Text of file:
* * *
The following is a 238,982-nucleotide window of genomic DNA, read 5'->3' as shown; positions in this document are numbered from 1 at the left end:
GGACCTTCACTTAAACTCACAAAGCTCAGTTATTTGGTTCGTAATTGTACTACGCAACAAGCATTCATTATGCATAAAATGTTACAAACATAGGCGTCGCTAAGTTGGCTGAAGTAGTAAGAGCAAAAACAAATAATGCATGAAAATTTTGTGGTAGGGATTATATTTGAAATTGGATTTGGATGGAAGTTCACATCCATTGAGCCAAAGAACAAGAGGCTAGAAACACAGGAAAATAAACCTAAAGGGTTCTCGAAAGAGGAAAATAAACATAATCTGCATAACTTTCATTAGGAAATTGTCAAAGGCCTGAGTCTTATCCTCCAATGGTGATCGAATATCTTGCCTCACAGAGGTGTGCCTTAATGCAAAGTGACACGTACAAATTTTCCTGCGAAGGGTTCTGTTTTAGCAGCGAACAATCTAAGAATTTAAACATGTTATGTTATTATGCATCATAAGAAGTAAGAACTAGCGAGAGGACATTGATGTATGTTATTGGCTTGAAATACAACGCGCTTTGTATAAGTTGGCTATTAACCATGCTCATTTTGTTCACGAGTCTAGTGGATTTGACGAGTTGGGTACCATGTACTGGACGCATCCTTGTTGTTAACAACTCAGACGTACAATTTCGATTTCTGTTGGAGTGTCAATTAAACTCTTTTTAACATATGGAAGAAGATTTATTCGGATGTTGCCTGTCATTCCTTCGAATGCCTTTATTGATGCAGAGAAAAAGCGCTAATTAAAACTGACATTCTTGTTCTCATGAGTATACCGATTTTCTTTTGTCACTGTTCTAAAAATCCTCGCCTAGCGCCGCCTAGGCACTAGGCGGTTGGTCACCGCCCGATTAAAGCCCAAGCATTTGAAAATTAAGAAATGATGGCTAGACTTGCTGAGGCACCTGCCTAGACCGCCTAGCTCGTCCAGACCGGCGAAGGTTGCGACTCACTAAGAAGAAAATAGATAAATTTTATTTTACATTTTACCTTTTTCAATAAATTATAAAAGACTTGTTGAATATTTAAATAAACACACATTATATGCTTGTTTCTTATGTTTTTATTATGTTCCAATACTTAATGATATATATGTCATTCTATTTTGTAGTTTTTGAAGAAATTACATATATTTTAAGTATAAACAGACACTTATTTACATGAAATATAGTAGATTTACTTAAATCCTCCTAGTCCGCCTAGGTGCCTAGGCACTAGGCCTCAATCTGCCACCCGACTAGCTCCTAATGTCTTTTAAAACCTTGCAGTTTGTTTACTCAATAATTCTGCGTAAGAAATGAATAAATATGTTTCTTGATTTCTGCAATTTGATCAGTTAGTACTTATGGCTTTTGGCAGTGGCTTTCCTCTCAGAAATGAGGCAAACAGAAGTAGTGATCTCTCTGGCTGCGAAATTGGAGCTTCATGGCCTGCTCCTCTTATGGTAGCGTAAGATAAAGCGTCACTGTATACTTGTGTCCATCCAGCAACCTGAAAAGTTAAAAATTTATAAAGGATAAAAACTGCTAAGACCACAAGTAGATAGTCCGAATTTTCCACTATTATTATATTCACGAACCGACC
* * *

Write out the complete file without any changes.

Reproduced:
The following is a 238,982-nucleotide window of genomic DNA, read 5'->3' as shown; positions in this document are numbered from 1 at the left end:
GGACCTTCACTTAAACTCACAAAGCTCAGTTATTTGGTTCGTAATTGTACTACGCAACAAGCATTCATTATGCATAAAATGTTACAAACATAGGCGTCGCTAAGTTGGCTGAAGTAGTAAGAGCAAAAACAAATAATGCATGAAAATTTTGTGGTAGGGATTATATTTGAAATTGGATTTGGATGGAAGTTCACATCCATTGAGCCAAAGAACAAGAGGCTAGAAACACAGGAAAATAAACCTAAAGGGTTCTCGAAAGAGGAAAATAAACATAATCTGCATAACTTTCATTAGGAAATTGTCAAAGGCCTGAGTCTTATCCTCCAATGGTGATCGAATATCTTGCCTCACAGAGGTGTGCCTTAATGCAAAGTGACACGTACAAATTTTCCTGCGAAGGGTTCTGTTTTAGCAGCGAACAATCTAAGAATTTAAACATGTTATGTTATTATGCATCATAAGAAGTAAGAACTAGCGAGAGGACATTGATGTATGTTATTGGCTTGAAATACAACGCGCTTTGTATAAGTTGGCTATTAACCATGCTCATTTTGTTCACGAGTCTAGTGGATTTGACGAGTTGGGTACCATGTACTGGACGCATCCTTGTTGTTAACAACTCAGACGTACAATTTCGATTTCTGTTGGAGTGTCAATTAAACTCTTTTTAACATATGGAAGAAGATTTATTCGGATGTTGCCTGTCATTCCTTCGAATGCCTTTATTGATGCAGAGAAAAAGCGCTAATTAAAACTGACATTCTTGTTCTCATGAGTATACCGATTTTCTTTTGTCACTGTTCTAAAAATCCTCGCCTAGCGCCGCCTAGGCACTAGGCGGTTGGTCACCGCCCGATTAAAGCCCAAGCATTTGAAAATTAAGAAATGATGGCTAGACTTGCTGAGGCACCTGCCTAGACCGCCTAGCTCGTCCAGACCGGCGAAGGTTGCGACTCACTAAGAAGAAAATAGATAAATTTTATTTTACATTTTACCTTTTTCAATAAATTATAAAAGACTTGTTGAATATTTAAATAAACACACATTATATGCTTGTTTCTTATGTTTTTATTATGTTCCAATACTTAATGATATATATGTCATTCTATTTTGTAGTTTTTGAAGAAATTACATATATTTTAAGTATAAACAGACACTTATTTACATGAAATATAGTAGATTTACTTAAATCCTCCTAGTCCGCCTAGGTGCCTAGGCACTAGGCCTCAATCTGCCACCCGACTAGCTCCTAATGTCTTTTAAAACCTTGCAGTTTGTTTACTCAATAATTCTGCGTAAGAAATGAATAAATATGTTTCTTGATTTCTGCAATTTGATCAGTTAGTACTTATGGCTTTTGGCAGTGGCTTTCCTCTCAGAAATGAGGCAAACAGAAGTAGTGATCTCTCTGGCTGCGAAATTGGAGCTTCATGGCCTGCTCCTCTTATGGTAGCGTAAGATAAAGCGTCACTGTATACTTGTGTCCATCCAGCAACCTGAAAAGTTAAAAATTTATAAAGGATAAAAACTGCTAAGACCACAAGTAGATAGTCCGAATTTTCCACTATTATTATATTCACGAACCGACC